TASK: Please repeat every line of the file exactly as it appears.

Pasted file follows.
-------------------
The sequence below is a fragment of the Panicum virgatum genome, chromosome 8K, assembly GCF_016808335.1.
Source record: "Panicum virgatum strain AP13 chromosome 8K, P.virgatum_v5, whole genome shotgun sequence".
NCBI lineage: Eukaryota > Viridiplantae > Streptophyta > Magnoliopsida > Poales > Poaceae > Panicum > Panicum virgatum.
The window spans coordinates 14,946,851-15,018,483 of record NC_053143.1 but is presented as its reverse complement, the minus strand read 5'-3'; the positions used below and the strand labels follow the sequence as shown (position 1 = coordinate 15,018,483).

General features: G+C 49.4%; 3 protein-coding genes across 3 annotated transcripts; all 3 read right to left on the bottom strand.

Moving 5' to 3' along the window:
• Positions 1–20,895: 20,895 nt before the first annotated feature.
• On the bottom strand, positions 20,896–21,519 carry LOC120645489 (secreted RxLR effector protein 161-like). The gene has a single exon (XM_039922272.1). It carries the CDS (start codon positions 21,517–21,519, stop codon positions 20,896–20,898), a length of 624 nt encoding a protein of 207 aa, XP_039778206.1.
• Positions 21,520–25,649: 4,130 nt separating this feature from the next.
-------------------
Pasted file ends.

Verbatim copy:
The sequence below is a fragment of the Panicum virgatum genome, chromosome 8K, assembly GCF_016808335.1.
Source record: "Panicum virgatum strain AP13 chromosome 8K, P.virgatum_v5, whole genome shotgun sequence".
NCBI lineage: Eukaryota > Viridiplantae > Streptophyta > Magnoliopsida > Poales > Poaceae > Panicum > Panicum virgatum.
The window spans coordinates 14,946,851-15,018,483 of record NC_053143.1 but is presented as its reverse complement, the minus strand read 5'-3'; the positions used below and the strand labels follow the sequence as shown (position 1 = coordinate 15,018,483).

General features: G+C 49.4%; 3 protein-coding genes across 3 annotated transcripts; all 3 read right to left on the bottom strand.

Moving 5' to 3' along the window:
• Positions 1–20,895: 20,895 nt before the first annotated feature.
• On the bottom strand, positions 20,896–21,519 carry LOC120645489 (secreted RxLR effector protein 161-like). The gene has a single exon (XM_039922272.1). It carries the CDS (start codon positions 21,517–21,519, stop codon positions 20,896–20,898), a length of 624 nt encoding a protein of 207 aa, XP_039778206.1.
• Positions 21,520–25,649: 4,130 nt separating this feature from the next.